Right, yeah, so they’re moving with the times. Sumo feels like China in the sense that the Covid policy is the same as it was in early 2020, with little adaptation for the new variants of less severity. I’m dealing with all this zero covid stuff in Shanghai these days, hence why it’s on my mind and I see some parallels.

    • Like 1

  10. 17 minutes ago, Reonito said:

    Entire cycling teams have had to withdraw from World Tour stage races any number of times...

    Yeah? Interesting. I don’t follow cycling so I’m only aware of what’s happening in sports I do watch.

    That said, the point wasn’t really about whether sumo is special or not, but how long the policy is going to remain in place and whether there’s an exit strategy. Covid is here to stay, so does that mean heya isolations are too? Most major sports leagues have basically put Covid behind them and only ask individuals to isolate. Fixtures are fulfilled. Crowds have no restrictions. Are honbasho ever likely to return to that level of normality?


  11. 7 hours ago, Asashosakari said:

    Athletes are still getting taken out of competitions due to Covid everywhere in the world, it's not like the Kyokai is doing anything special here.

    I’m yet to hear of an entire football squad being quarantined for two weeks because one person at the club has Covid, especially now in 2022. That, I would say, is the difference. One Premier League player gets Covid and only he has to isolate, not his teammates or coaches who have been around him all day in training, travelled with him on the team bus or stayed in the hotel with him at away matches. Some matches were cancelled in 2020 and 2021 when a team had so many infected they couldn’t fulfill the fixture, but there have been plenty of games that have gone ahead when just one or two players at the club contracted the virus.

    • Like 1

  12. One tricky thing about this is that Covid isn’t going anywhere, so is the Kyokai committing to this Zero Covid policy forever or does there come a point where they treat it like getting any other illness? China is asking this question a lot right now. Sumo is a microcosm of the same problem. Will we still have Covid-enforced kyujo in 2025?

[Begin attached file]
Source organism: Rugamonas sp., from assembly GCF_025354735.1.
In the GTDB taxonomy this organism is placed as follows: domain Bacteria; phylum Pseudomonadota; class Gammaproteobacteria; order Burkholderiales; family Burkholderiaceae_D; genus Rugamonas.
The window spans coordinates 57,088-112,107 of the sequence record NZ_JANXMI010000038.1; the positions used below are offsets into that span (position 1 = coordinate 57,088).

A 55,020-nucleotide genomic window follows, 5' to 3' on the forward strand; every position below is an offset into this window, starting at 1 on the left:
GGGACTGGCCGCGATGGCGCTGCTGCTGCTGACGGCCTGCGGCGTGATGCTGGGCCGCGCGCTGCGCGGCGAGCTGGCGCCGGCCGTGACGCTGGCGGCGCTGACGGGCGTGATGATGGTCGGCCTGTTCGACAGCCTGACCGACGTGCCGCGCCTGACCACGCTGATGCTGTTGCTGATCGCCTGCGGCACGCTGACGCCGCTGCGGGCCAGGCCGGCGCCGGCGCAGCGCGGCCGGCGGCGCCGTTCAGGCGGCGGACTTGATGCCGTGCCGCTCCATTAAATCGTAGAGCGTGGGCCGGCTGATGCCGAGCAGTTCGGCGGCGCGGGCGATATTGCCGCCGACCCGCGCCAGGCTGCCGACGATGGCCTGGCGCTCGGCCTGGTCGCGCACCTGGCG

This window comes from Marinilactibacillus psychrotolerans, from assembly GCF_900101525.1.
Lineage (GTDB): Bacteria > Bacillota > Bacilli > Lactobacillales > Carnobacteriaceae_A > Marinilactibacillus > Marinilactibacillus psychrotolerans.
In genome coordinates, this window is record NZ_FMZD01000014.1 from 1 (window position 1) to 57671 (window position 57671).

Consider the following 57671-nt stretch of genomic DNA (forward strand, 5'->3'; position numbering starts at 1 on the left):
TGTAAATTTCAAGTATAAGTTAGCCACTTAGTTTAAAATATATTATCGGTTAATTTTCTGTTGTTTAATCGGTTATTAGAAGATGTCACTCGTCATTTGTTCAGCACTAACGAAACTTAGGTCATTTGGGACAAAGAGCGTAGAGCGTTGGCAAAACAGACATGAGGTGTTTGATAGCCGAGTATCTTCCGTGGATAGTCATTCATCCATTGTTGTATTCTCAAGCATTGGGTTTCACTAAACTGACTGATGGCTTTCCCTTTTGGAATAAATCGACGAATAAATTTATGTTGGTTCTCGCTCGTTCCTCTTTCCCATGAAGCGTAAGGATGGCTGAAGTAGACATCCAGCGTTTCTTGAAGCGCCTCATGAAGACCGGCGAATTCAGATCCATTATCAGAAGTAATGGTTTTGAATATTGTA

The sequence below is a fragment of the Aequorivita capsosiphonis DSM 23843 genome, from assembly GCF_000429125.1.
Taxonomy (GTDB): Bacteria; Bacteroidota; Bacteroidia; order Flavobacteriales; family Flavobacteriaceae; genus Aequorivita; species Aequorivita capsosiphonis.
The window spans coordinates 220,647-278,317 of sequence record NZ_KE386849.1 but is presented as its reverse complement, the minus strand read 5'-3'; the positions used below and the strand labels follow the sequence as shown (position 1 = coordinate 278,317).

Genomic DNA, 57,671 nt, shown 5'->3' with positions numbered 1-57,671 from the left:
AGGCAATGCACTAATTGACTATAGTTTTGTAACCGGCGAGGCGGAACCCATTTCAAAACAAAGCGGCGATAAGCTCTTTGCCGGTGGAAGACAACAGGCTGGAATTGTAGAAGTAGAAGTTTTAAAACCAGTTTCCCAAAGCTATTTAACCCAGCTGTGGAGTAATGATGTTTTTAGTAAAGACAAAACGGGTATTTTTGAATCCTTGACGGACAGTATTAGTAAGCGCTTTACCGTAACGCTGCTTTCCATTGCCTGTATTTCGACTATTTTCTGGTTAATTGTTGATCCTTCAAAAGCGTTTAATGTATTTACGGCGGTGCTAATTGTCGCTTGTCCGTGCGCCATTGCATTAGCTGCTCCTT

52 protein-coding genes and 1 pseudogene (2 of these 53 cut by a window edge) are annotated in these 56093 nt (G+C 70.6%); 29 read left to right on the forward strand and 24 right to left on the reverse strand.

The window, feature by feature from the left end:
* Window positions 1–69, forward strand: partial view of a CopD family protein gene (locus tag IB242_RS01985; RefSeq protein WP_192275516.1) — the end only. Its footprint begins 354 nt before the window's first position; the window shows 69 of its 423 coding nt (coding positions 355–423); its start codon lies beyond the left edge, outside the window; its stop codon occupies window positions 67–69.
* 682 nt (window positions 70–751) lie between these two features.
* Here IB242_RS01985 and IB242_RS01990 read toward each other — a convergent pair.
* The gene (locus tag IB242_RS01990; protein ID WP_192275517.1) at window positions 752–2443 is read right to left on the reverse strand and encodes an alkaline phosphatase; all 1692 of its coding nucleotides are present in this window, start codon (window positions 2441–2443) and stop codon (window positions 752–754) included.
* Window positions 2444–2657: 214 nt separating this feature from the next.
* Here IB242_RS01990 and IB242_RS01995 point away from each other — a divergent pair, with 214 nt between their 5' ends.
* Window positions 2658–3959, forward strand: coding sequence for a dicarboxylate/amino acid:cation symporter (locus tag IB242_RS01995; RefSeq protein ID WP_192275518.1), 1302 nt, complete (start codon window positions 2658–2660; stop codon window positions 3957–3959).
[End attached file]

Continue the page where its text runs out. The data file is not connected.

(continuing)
13. 1 minute ago, Taliesin said:

    But not demoting Mitakeumi creates a precedent that can bring trouble in the future. Yes, Mitakeumi is 2-4 this time, but what if it's someone with 0-6 instead? What about 0-12? Let's not forget that it's a whole stable (not a small one) and it would make sense to treat them uniformly.

    0-12 is clear cut: demotion. They’ve already got their makekoshi. Makekoshi is ‘achieved’ the day it happens, not when the basho ends and the final record known.


  14. Shodai ruins history. Had Ichinojo won, he’d have gone 7-0 against a Komusubi, two Sekiwake, three Ozeki and a Yokozuna. While not an easy thing to query, I’m pretty sure that would have been the strongest ever opening week by a Maegashira. Daieisho did similar but he didn’t face a Yokozuna, only a second Komusubi. Most Maegashira who have started 7-0 were at ranks where they were unlikely to have faced many if any sanyaku, so I feel confident saying Ichi would have surpassed them all. But then Shodai happened …

    • Like 1

  15. If Ichinojo beats Shodai tomorrow, and he should, he’ll better Daieisho’s championship tournament week one when he opened 7-0 against three Ozeki, two Sekiwake and two Komusubi. Ichinojo replaced a Komusubi with a Yokozuna.


  16. 31 minutes ago, Amamaniac said:

    Gotta say that Ichinojo is looking good so far this tournament.  He has faced five of the sanyaku elite, and smoked them all.  There are only two more sanyaku left.  Tomorrow he faces Ozeki Mitakeumi after which he will have to fight Abi.  Mitakeumi is not 100% this tournament (to put it mildly) and Abi might be a great thruster, but how effective will his thrusts be against the man mountain that is Ichinojo?

    Going forward, Kiribayama has an outside chance of handing Ichi a loss, Takanosho less so.  But Ichinojo might be able to win the championship with a 13-2 record (14-1 might be asking for too much).  Keep in mind that Ichi had a whole tournament to rest up.  No signs of long Covid that I see.  I see a back-in-form, potential champ at the moment!

    (P.S., who is Ikoi?)